While MGM Studios goes back to 1924, MGM Holdings was founded in 2005. In May of 2021, Amazon announced that it had purchased MGM Holdings for $8.5 billion. However, the deal is still pending regulatory approval.

If the deal is completed as planned, MGM Holdings will be Amazon’s second-largest acquisition, topped only by Whole Foods. Securing MGM Holdings would enhance Amazon’s catalog of intellectual property, providing a great deal of added value for the Amazon Prime streaming service. This will in turn give Amazon a better chance of competing with other streaming services such as Netflix and Disney+.

7. Audible

Audible is the most popular audiobook platform in the world—and with over 200,000 unique titles in its library, the largest audiobooks platform, too. Amazon purchased Audible for $300 million in 2008, which has proven to be a wise investment. Audible consistently ranks among Amazon’s most profitable subsidiaries.

8. Goodreads

Goodreads is a social cataloging website that lets users catalog and review the books they’ve read and recommend books to one another. Users can also form groups to discuss books or adjacent topics.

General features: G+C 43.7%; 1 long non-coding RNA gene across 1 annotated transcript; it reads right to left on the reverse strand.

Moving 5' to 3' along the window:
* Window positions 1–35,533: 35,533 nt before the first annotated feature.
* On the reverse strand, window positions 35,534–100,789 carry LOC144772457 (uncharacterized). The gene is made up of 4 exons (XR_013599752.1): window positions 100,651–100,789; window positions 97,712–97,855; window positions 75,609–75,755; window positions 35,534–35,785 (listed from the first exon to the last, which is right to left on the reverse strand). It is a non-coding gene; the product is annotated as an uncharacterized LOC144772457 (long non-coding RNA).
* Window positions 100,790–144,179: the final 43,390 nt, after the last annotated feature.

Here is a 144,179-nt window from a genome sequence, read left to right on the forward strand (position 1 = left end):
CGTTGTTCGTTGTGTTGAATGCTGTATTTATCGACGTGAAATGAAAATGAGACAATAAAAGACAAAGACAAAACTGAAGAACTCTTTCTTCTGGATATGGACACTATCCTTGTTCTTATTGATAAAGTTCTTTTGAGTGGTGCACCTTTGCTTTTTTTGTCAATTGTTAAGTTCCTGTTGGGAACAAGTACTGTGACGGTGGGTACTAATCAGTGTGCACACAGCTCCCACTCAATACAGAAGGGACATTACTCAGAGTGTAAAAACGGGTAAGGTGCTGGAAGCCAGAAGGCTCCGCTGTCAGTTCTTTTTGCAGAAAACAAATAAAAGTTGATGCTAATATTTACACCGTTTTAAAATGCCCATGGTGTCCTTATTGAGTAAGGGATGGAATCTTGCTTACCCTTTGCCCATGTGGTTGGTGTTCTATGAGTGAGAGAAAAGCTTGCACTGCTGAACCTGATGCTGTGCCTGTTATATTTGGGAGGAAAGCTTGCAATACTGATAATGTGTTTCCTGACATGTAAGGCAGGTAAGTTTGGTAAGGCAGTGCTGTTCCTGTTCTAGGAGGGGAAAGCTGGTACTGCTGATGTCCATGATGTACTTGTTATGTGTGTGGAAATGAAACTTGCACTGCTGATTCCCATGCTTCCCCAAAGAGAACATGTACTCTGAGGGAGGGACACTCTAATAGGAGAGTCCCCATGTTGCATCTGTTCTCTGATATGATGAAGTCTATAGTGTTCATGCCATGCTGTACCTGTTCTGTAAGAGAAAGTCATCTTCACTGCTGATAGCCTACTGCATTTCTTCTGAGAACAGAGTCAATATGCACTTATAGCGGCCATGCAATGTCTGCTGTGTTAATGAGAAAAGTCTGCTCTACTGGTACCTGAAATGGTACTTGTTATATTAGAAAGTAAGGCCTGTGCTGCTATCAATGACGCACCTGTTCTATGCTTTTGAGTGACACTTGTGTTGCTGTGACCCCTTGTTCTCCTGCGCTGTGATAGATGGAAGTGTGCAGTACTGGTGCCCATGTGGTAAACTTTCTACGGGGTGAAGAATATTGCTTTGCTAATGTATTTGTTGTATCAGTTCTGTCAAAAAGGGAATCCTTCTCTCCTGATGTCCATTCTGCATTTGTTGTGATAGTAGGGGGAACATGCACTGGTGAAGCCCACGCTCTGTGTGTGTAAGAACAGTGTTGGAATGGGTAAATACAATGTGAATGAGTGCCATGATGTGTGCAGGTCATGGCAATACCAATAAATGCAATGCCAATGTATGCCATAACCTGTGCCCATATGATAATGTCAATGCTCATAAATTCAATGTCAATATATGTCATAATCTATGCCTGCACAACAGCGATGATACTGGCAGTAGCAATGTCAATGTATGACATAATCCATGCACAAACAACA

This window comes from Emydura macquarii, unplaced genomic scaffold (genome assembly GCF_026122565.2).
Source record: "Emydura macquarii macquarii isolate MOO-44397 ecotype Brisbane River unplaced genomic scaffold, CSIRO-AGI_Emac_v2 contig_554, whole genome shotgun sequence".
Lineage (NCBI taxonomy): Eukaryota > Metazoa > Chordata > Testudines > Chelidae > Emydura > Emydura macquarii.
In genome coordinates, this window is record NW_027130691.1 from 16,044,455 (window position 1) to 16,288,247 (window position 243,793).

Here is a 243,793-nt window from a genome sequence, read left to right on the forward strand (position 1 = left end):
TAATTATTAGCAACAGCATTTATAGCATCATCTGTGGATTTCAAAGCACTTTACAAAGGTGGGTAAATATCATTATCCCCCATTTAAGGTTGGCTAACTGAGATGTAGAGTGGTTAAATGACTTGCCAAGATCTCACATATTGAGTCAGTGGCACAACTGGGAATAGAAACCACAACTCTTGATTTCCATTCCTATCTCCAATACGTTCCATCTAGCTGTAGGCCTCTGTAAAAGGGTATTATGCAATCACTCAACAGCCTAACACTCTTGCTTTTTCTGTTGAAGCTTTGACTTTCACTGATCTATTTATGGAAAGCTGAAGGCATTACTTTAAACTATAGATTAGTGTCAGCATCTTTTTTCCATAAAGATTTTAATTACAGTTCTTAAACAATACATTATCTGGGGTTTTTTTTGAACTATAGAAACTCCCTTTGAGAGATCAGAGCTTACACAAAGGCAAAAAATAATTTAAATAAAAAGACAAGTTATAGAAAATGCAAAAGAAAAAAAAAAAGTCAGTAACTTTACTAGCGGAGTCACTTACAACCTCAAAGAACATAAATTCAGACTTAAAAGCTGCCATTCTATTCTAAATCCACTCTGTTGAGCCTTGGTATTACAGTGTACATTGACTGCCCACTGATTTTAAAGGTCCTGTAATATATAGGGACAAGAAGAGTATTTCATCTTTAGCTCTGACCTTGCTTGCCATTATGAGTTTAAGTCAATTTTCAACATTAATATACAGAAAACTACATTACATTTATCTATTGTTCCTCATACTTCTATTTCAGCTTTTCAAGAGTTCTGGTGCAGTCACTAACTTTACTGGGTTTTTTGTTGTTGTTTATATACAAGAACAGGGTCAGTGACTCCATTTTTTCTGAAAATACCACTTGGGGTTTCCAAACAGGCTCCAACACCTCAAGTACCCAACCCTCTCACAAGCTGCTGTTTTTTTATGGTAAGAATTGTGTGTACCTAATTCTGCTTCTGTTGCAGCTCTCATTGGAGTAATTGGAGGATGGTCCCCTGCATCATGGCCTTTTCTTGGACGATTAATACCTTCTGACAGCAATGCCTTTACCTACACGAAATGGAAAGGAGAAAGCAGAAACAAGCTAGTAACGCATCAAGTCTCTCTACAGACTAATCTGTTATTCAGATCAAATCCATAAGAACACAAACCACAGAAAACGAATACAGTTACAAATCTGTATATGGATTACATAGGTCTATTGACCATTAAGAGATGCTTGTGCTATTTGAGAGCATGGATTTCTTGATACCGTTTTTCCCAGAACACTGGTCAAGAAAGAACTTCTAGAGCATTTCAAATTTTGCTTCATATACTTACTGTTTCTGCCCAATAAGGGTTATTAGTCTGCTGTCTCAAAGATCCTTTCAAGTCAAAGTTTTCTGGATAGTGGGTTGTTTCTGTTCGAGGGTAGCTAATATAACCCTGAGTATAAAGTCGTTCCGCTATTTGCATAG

Goodreads was founded in 2006 and acquired by Amazon in 2013 for an undisclosed sum. Now, when a user discovers a book through Goodreads, they can purchase it as an e-book or audiobook from Amazon Kindle or Audible.

9. IMDb

IMDb (an abbreviation for Internet Movie Database) is an online database of information related to films and TV series. This information includes:

  • Plot summaries
  • Cast lists
  • Reviews
  • Parent guides
  • Technical specs
  • Trivia

IMDb was founded in 1990. Then, in 1998, it became one of Amazon’s earliest acquisitions.

Amazon bought IMDb as part of a package deal, paying $55 million for IMDb and two other companies (Telebook and Bookpages, neither of which exist anymore). Since then, IMDb has remained one of Amazon’s most popular subsidiaries.

10. Ring